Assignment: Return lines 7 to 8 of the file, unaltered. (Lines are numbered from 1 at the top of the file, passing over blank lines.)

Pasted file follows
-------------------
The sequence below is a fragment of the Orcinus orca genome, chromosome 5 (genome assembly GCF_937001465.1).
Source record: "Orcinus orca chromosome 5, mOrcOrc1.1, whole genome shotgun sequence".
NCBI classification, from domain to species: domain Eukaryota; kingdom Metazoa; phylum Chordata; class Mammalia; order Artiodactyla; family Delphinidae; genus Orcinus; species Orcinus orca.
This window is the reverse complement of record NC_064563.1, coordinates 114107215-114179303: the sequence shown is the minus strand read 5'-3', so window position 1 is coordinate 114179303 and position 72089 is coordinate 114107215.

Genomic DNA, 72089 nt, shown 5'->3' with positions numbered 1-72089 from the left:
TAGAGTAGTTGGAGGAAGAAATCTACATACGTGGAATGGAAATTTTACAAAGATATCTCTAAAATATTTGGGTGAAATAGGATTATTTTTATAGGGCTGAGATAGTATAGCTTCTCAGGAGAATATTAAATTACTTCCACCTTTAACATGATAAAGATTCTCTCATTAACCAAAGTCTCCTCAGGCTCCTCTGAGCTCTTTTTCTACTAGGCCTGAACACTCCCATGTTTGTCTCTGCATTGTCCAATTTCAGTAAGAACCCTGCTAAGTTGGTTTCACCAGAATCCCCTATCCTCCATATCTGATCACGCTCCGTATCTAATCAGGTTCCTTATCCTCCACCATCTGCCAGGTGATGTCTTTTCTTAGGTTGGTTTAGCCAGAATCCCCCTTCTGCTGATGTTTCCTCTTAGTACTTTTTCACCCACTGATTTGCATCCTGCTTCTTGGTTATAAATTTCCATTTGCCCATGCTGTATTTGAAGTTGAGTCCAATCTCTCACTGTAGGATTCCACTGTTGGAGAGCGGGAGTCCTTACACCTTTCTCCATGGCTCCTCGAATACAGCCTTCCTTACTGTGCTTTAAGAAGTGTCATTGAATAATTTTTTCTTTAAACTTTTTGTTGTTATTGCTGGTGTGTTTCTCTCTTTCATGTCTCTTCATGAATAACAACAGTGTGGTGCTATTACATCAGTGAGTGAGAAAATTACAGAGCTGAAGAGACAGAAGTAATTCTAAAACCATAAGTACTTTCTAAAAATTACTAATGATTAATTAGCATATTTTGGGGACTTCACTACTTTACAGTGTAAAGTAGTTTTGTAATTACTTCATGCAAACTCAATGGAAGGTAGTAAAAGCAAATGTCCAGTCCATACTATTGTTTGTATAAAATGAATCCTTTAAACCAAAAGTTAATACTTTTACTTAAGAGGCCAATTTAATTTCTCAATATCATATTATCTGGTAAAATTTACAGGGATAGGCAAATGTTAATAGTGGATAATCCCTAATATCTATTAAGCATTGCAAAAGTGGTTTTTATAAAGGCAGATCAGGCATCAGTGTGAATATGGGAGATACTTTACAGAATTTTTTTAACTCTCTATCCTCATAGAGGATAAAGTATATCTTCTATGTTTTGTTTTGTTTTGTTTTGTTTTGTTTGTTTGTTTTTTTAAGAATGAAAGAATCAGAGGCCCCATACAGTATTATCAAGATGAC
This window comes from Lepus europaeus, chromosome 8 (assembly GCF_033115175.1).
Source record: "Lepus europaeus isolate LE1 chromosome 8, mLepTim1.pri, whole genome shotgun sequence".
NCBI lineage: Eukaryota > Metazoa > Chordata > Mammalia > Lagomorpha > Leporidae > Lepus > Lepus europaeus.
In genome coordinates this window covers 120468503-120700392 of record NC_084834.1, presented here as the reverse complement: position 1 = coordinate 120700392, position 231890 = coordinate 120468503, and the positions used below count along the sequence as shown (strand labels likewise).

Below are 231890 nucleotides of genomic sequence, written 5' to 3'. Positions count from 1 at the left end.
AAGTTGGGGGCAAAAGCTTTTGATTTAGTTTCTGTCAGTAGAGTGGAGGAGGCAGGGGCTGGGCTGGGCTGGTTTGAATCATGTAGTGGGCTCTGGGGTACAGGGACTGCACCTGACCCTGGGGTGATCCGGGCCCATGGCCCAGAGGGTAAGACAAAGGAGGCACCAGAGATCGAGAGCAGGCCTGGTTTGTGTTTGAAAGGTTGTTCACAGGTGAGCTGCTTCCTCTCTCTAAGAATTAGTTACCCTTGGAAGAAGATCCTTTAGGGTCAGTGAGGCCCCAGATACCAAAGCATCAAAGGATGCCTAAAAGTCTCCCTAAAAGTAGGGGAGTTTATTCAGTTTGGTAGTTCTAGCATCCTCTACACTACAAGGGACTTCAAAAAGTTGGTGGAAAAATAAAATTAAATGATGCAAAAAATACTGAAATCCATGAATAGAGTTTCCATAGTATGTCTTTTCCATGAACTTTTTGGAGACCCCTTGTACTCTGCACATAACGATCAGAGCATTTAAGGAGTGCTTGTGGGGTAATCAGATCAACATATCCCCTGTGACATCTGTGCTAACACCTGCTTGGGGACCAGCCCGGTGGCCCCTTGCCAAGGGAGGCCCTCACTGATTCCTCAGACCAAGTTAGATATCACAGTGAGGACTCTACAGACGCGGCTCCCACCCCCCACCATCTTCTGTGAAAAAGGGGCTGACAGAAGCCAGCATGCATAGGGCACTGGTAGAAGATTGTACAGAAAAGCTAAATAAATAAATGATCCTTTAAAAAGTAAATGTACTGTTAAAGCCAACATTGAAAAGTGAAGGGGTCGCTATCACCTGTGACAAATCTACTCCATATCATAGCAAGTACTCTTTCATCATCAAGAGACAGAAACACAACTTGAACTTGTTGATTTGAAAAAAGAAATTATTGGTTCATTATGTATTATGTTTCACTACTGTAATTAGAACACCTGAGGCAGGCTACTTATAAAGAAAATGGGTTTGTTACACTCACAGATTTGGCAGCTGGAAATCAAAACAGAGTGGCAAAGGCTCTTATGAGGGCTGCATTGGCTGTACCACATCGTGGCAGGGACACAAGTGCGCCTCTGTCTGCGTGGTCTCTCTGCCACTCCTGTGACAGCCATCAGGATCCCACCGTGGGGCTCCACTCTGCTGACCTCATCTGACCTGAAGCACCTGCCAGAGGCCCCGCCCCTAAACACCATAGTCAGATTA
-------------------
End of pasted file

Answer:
This window comes from Lepus europaeus, chromosome 8 (assembly GCF_033115175.1).
Source record: "Lepus europaeus isolate LE1 chromosome 8, mLepTim1.pri, whole genome shotgun sequence".